If you believe this: that grand affairs are helped by small matters too.

Hic error tamen et levis haec insania quantas
virtutes habeat, sic collige. vatis avarus
non temere est animus; versus amat, hoc studet unum;
detrimenta, fugas servorum, incendia ridet;
non fraudem socio puerove incogitat ullam
pupillo; vivit siliquis et pane secundo;
militiae quamquam piger et malus, utilis urbi,
si das hoc, parvis quoque rebus magna iuvari.

Horace reads before Maecenas, by Fyodor Bronnikov

Philo Can’t Trust His Mind: On Senses and Self

Philo, On the Cherubim, 116 (33)

“Is my mind my own private possession? It is a creator of lies, a founder of wandering, of paranoia, of foolishness, a thing revealed to be the opposite of a mind in its mania and depression and eventual old age.

Is what I say my own private possession or the organs of speech? Isn’t a minor sickness enough to weaken the tongue or to sew up the mouth of even the most articulate? Doesn’t the expectation of terror strike and render most people mute?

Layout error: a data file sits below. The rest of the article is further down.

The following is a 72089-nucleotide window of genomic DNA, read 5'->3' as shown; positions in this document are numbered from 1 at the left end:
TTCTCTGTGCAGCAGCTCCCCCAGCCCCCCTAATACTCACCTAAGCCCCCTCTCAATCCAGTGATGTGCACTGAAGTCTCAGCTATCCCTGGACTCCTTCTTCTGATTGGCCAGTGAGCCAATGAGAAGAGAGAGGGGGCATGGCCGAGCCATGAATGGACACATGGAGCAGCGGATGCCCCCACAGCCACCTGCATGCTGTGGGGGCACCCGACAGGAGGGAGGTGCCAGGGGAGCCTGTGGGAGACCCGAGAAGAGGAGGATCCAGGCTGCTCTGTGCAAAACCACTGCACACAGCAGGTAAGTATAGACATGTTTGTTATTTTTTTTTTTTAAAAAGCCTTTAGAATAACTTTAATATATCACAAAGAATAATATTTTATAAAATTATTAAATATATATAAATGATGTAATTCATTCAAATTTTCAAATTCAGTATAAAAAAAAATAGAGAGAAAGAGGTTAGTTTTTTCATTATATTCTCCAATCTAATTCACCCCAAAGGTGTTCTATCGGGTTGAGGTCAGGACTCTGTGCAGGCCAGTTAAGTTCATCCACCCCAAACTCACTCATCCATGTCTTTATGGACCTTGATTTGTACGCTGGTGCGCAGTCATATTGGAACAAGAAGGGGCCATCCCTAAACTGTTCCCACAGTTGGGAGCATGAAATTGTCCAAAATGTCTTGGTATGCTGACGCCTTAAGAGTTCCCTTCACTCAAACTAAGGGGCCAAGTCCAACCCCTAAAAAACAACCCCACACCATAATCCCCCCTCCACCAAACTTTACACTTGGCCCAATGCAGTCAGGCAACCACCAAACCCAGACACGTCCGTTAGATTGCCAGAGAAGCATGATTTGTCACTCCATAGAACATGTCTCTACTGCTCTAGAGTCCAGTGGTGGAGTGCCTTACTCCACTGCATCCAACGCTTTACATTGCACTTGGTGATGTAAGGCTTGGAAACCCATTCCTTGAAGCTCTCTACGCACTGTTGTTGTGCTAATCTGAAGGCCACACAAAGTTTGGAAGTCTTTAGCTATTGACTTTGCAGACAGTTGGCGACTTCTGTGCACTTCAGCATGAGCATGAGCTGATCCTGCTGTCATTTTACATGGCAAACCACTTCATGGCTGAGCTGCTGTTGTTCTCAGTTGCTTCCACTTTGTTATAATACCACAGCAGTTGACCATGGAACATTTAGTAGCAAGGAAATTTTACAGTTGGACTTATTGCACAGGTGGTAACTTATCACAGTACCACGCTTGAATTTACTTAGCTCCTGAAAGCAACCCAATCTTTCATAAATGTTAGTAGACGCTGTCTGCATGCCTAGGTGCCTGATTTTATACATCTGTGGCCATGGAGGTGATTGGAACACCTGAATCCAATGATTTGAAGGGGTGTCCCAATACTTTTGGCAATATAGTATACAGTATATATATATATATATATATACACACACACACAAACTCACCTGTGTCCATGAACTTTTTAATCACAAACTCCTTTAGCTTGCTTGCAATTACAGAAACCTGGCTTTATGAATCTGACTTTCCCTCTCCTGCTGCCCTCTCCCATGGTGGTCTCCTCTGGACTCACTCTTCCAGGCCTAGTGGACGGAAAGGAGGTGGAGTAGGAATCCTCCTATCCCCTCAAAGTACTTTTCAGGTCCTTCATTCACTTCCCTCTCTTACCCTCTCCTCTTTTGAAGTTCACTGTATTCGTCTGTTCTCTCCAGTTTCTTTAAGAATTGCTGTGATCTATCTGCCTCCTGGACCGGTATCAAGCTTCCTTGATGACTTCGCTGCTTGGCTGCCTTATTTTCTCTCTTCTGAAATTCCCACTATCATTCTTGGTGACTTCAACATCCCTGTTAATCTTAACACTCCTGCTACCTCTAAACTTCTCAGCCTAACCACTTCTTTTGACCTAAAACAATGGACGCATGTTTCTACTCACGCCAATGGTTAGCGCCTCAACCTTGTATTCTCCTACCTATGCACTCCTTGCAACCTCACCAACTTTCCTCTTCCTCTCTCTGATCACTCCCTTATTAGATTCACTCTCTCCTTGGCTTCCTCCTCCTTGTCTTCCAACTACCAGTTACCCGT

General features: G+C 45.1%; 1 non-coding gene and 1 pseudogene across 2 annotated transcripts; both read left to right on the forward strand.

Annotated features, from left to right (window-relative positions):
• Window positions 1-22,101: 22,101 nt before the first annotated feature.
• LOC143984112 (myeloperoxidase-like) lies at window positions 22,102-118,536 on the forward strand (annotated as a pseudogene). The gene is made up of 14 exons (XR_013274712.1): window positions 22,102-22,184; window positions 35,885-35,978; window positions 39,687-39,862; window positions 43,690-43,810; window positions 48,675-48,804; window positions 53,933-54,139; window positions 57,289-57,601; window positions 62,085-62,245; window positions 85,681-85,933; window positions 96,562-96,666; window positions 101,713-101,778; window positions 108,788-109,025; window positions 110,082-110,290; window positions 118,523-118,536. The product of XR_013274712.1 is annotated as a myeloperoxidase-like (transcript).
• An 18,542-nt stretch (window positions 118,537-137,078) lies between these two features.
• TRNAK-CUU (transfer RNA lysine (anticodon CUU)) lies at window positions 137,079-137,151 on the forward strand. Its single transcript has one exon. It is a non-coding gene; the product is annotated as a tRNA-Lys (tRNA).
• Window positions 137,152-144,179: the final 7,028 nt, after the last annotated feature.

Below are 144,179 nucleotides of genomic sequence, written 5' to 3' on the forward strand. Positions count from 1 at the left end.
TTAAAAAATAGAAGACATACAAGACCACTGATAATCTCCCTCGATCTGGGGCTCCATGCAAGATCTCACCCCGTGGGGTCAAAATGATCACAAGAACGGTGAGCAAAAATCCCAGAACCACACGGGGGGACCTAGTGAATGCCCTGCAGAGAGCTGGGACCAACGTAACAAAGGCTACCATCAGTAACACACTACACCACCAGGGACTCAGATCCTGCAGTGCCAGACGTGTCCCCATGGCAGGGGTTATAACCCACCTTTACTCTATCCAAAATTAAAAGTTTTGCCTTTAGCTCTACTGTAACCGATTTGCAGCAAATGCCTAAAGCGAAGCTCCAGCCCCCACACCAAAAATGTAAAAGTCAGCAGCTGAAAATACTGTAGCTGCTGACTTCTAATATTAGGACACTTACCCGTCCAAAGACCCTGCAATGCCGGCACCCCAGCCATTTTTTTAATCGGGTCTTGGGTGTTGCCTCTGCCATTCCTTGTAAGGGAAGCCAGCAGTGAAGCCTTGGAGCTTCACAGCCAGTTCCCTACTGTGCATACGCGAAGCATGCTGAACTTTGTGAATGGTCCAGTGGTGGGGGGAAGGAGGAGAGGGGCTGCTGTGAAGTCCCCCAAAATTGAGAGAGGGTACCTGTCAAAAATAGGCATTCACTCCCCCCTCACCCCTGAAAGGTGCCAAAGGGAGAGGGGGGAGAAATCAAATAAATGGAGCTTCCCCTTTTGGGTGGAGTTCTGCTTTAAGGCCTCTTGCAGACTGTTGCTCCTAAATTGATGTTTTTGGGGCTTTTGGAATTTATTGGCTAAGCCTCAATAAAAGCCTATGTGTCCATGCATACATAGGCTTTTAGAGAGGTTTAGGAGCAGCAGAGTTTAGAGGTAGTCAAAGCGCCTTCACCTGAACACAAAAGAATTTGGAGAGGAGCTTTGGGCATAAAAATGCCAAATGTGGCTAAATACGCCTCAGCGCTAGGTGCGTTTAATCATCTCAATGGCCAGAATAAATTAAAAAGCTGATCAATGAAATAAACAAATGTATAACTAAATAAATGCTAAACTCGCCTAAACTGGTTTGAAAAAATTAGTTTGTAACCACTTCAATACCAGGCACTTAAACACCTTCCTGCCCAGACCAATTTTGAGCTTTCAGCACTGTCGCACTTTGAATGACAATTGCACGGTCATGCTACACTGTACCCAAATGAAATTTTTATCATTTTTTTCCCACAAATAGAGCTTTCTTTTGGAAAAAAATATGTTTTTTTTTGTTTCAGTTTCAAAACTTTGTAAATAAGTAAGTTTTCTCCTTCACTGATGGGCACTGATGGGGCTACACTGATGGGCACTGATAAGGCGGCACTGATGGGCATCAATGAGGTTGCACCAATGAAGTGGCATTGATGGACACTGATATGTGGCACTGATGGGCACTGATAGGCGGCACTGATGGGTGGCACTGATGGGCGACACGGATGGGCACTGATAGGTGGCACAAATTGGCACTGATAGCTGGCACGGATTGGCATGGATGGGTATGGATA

And I am not revealed to be master even of my perception—instead, I think I am even its servant following wherever it leads to colors, shapes, sounds, smells, tastes and other corporeal things.”

ὁ δὲ νοῦς ἐμόν ἐστιν ἴδιον κτῆμα; ὁ ψευδῶν εἰκαστικός, ὁ πλάνης οἰστικός, ὁ παρανοῶν, ὁ μωραίνων, ὁ εὑρισκόμενος ἄνους ἐν ἐκστάσει καὶ μελαγχολίᾳ καὶ μακρῷ γήρᾳ; ἀλλ᾿ ὁ λόγος κτῆμα ἐμόν; ἢ τὰ φωνῆς ὄργανα; μικρὰ νόσου πρόφασις οὐ τὴν γλῶτταν ἐπήρωσεν, οὐ τὸ στόμα καὶ τῶν πάνυ λογίων ἀπέρραψεν; οὐχὶ δεινοῦ προσδοκία καταπλήξασα μυρίους ἀχανεῖς ἐποίησε; καὶ μὴν οὐδὲ τῆς αἰσθήσεως ἡγεμὼν εὑρίσκομαι, τάχα δέ που καὶ δοῦλος ἀκολουθῶν ᾗ ἂν ἄγῃ, πρὸς χρώματα, πρὸς σχήματα, πρὸς φωνάς, πρὸς ὀσμάς, πρὸς χυλούς, πρὸς τὰ ἄλλα σώματα.